Bringing it back around to asexuality, I wonder if the problem is that you’re supposed to view your lack of “a relationship” as a negative thing, even if you’re not currently planning on fixing it. By claiming an asexual identity, you’re asserting that your life isn’t worse because of your “singleness”, which is not what you’re supposed to believe.

        Comment by semiel — January 21, 2011 @ 9:43 pm | Reply

  2. Interesting. I’m trying to get my thoughts together in a coherent manner. I think the problem comes from the presumption that everyone is sexual to a greater or lesser degree. Thus, if you say you personally are “not very sexual” or “just not into dating” then you are perceived as a sexual person who is choosing not to engage in sex. If you state that you are asexual, to many people you are not stating an orientation; you are stating that a whole group of people make the choice you do, and thus (in the minds of some very sexual people) you are claiming that your “choice” is superior to theirs.

    I often worry about this because I hang out with some extremely sexual people. For the most part my friends simply know not to come on to me even though they come on to everyone else in our social circle. Even so I wonder if some of them think I just am “prudish” about sex.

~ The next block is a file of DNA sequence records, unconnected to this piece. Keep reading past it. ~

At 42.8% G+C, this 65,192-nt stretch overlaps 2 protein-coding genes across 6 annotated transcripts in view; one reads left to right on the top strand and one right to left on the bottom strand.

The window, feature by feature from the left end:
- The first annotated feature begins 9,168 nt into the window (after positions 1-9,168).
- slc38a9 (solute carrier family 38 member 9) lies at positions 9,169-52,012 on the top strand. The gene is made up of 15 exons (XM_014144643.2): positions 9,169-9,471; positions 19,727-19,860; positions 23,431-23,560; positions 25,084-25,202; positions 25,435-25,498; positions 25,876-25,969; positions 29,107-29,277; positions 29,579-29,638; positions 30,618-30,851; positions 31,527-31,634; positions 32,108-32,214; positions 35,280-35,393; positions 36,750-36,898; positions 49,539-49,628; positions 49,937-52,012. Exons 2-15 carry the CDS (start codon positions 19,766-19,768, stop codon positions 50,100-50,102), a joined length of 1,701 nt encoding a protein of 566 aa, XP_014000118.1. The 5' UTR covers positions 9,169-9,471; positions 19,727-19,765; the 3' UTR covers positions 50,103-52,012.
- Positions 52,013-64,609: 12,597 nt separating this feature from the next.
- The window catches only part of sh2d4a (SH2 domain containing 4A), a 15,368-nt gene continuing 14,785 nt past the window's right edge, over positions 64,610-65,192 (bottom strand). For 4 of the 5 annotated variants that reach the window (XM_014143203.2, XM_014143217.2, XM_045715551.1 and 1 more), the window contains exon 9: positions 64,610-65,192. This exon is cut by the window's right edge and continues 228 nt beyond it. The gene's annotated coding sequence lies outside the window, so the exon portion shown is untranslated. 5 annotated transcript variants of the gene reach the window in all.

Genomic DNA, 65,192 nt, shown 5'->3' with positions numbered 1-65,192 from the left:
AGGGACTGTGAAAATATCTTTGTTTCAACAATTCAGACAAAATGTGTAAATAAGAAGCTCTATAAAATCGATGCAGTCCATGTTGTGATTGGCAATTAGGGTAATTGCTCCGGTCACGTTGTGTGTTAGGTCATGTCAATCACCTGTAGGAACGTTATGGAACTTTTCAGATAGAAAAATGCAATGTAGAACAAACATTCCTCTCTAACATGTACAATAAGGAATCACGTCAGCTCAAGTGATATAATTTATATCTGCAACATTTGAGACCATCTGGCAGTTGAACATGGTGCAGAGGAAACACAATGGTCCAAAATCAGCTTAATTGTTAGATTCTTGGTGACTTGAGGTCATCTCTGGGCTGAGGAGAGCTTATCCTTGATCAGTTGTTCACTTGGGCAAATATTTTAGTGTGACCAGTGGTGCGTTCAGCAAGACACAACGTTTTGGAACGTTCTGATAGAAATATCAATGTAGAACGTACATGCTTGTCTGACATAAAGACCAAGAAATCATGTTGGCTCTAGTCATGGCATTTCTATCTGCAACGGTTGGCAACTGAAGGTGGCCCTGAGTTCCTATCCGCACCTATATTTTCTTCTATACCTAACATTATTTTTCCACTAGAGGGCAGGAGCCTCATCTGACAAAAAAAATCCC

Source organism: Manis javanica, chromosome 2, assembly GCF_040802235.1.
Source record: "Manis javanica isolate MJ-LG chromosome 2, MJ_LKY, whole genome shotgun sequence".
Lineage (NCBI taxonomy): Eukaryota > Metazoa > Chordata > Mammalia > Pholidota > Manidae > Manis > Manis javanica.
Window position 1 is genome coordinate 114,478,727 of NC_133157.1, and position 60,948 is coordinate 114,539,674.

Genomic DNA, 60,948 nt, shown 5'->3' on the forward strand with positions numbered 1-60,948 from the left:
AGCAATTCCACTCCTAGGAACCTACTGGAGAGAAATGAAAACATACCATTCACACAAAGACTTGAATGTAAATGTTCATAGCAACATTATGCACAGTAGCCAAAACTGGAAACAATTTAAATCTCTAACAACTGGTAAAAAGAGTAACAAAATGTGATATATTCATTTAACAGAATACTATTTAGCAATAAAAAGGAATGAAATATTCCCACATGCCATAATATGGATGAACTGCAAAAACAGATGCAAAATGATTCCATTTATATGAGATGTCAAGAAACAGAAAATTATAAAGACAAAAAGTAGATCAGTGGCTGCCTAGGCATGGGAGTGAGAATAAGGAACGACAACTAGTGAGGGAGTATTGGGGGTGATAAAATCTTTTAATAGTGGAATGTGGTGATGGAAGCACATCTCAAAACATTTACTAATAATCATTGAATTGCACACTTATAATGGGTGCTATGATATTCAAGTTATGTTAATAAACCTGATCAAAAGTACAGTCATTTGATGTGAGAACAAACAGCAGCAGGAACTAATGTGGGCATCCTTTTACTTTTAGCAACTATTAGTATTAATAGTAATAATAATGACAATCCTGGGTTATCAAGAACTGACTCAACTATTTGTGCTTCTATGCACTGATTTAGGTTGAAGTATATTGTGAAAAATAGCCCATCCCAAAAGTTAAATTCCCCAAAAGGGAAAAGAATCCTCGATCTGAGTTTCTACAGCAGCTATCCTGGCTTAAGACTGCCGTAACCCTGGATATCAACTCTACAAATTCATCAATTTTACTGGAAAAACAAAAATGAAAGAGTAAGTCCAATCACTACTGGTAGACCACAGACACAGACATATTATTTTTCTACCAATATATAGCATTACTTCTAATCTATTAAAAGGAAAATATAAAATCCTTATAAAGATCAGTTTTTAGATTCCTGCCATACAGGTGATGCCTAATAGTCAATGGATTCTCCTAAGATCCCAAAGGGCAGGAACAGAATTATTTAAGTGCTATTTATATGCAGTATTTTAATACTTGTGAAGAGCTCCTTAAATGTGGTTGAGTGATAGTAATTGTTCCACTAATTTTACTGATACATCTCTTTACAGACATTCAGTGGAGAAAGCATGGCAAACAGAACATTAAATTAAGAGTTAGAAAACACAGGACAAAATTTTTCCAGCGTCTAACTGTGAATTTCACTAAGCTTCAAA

However I think it is extremely important to make ourselves visible because it is only by spreading awareness that we combat the idea that we are celibate individuals making a choice rather than asexual individuals expressing our sexual orientation. I commend you for choosing to use the terms despite misunderstandings.

    Comment by Stephanie Silberstein — January 18, 2011 @ 1:58 pm | Reply

    • I am sorry for taking so long to get back to you!

      You may have a point about the “superior choice” thing, which is just… mind-boggling when I consider it from my perspective, frankly, but it does seem to be a recurring theme in the anti-asexual stuff I see. (Also, pretending the “choice” thing makes sense, I do wonder about people who hear “this is how I live my life” and immediately assume I’m making a value judgement on theirs.)

      I feel kind of weird and icky about being commended–I suppose because I would do it anyway, and I feel strange about being praised for things like that. :/ That’s a reaction I think I need to analyze.

      Comment by Sciatrix — January 20, 2011 @ 10:06 pm | Reply